The State of Horror: The Twilight Conundrum

This is the second in a series of monthly editorials. In addition to this particular month's topic, I'll be discussing the horror film releases for this month, as well as DVD's and whatever else is happening in the genre right now.


Ever since last Fall when the marketing for Catherine Hardwicke's adaptation of Stephanie Meyer's young adult series "Twilight" began its main marketing push, I've been in a bit of a conundrum as far as coverage of this film goes. I didn't know much about the series at first, but a little research told me pretty quickly that it was not something I thought our readers would be interested in. Here's a short synopsis, from an IMDB user:

A teenage girl risks everything when she falls in love with a vampire.

Woof. There's at least three words in there that will send a cringe down the spine of the majority of horror fans. What do I mean by "majority"? Well, although I happen to know plenty of fine young women who enjoy a good horror film, the demographics at a horror convention tell you pretty quickly who the die-hard genre fans really are. They're mostly male, and run anywhere from 14 to 50. When you think of things that excite these fans, "Vampires" may very well be on the list. "Teen romance" however, is most definitely not. Start to describe your vampires as "sparkly", and you pretty much send any horror fan into incoherent rants about how Anne Rice ruined vampire stories forever.


I figured at first that I could just ignore all of this Twilight stuff. I figured the movie would come out in November and do its business, and then we could all move along and be no worse for wear. I also figured, foolishly, that my contemporaries in this horror web game would do their best to ignore the film, since we essentially are sharing the same audience and they would certainly not be happy with all the coverage. I was wrong.

The coverage on the "major" horror sites started early and turned into a deluge of studio-pleasing dreck faster than I had ever imagined. Even worse, it was clear that the idea of "Twilight" had sent some of the sites and their writers into an existential crisis of epic proportions. I won't name names or link links, because Mark tells me that I have to start being more diplomatic, but it seems that there were a few different schools of thought when it came to "Twilight" coverage, each more misguided than the next.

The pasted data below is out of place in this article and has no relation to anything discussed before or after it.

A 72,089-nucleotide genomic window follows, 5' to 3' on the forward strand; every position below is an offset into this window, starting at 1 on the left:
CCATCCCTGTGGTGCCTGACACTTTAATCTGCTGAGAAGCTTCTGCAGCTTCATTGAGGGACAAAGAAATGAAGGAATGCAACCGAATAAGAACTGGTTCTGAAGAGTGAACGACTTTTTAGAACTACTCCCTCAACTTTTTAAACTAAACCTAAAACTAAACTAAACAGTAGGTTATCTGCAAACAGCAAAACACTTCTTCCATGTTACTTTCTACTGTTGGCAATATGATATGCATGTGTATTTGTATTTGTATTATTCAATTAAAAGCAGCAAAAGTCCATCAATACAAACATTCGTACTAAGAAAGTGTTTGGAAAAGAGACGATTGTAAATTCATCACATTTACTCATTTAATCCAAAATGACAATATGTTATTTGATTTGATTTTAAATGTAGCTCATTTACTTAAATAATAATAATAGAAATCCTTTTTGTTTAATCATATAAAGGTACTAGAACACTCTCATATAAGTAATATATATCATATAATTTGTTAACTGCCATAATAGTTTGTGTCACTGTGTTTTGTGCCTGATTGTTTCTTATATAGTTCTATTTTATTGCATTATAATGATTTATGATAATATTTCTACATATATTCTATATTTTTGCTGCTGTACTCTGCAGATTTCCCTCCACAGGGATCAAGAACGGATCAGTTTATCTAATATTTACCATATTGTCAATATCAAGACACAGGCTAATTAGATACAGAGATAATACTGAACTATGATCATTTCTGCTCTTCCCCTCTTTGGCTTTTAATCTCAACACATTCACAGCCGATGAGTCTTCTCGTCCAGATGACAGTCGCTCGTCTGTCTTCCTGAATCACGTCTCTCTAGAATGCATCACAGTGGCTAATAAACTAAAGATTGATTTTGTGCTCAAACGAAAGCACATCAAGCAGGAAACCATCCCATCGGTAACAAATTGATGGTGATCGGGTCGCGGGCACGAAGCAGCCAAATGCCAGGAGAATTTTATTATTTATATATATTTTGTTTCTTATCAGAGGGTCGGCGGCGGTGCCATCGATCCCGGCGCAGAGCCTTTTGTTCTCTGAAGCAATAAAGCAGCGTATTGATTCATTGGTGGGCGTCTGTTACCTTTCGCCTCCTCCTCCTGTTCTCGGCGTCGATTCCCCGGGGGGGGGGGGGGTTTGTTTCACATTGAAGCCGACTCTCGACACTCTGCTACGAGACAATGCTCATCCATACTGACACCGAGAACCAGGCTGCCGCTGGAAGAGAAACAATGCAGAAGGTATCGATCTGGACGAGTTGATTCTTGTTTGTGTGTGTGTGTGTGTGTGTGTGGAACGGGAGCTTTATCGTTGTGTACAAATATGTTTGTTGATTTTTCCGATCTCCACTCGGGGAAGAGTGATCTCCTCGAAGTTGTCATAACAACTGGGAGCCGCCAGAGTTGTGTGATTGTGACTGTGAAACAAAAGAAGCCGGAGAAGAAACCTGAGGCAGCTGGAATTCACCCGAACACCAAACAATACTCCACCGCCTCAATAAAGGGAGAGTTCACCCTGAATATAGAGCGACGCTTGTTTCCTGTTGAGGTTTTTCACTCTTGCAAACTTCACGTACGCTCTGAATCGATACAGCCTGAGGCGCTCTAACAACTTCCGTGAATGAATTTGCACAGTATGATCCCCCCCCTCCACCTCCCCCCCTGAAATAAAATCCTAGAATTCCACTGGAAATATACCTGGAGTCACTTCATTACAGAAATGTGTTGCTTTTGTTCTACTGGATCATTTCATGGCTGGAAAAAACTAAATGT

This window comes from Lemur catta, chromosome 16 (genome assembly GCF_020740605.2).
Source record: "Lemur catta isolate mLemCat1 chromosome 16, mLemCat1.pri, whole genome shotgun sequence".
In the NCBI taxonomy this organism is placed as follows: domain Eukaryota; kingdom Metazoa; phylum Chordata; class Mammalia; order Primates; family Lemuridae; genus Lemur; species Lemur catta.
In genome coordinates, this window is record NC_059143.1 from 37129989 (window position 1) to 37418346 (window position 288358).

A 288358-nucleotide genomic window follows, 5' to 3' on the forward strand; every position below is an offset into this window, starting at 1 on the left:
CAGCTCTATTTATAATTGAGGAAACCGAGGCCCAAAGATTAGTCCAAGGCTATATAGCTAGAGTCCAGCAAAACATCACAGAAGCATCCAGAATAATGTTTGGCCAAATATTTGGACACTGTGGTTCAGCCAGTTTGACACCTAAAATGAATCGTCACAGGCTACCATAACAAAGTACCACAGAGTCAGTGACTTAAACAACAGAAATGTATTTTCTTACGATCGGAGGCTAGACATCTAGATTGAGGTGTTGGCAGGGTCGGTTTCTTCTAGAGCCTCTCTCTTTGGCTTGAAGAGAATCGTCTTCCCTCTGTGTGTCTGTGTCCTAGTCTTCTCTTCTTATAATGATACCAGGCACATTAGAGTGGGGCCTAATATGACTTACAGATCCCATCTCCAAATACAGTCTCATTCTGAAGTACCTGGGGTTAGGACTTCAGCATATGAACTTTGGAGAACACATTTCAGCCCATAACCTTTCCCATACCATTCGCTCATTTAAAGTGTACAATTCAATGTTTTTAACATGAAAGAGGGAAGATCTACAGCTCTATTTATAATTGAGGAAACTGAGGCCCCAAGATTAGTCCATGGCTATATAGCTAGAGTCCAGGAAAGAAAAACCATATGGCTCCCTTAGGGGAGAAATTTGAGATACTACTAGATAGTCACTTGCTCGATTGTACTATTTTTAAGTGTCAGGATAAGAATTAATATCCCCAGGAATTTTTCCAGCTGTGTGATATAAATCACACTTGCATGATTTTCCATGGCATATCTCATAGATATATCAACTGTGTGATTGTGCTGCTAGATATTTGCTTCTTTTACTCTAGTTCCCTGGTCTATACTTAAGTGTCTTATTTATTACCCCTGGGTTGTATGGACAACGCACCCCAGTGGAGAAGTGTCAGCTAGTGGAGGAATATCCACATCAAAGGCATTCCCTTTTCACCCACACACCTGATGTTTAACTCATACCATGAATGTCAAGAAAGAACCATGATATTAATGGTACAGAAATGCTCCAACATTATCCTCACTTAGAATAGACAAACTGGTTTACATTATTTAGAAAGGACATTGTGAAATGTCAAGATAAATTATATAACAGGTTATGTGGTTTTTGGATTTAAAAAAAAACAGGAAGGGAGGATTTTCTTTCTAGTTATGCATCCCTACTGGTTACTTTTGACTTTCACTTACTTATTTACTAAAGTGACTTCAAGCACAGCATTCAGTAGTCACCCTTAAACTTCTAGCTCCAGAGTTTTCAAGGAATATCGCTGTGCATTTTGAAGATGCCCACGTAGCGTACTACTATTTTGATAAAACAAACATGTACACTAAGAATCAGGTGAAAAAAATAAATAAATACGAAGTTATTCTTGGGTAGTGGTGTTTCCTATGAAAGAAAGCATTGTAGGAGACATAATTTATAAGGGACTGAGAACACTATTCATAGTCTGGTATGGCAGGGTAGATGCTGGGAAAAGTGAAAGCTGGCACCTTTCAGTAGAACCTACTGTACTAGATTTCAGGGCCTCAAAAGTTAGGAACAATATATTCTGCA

The first school is what I would call the "800 pound Gorilla" theory. Clearly self conscious about spending all of this digital space covering a thinly veiled abstinence allegory marketed towards teen girls, this writer set out with each post to beat the reader over the head about how there were "vampires" in the story. That, in an oddly kindergarten-logic sort of way, meant that it was a horror film and justified their coverage. Reading the comments on these posts was especially amusing, since the site's regulars were clearly not buying into what they were selling.

Next up, we had the "waambulance" approach. Cover the hell out of every "scoop" that comes your way, but in the process make it a point to whine endlessly about "stupid Twilight fans" or "this Vampire love story crap". The irony in this approach of course is that the writer is acting like they have no choice in the matter. Last time I checked, free will is still alive and kicking. The idea of whether or not anyone in the horror community has a "choice" about what they cover is a subject I'll have to save for another day.

Last up, and surprisingly the least offensive approach on my list, is the "fuck it" approach. This is the straight forward, no nonsense way of approaching "Twilight". If you were choosing to be scathing in your criticism, this could very well be called "selling out". As time went on though, I realized that this is somehow the most genuine approach to this film. No over-justifying, no grade school whining, just quiet, subdued defeat.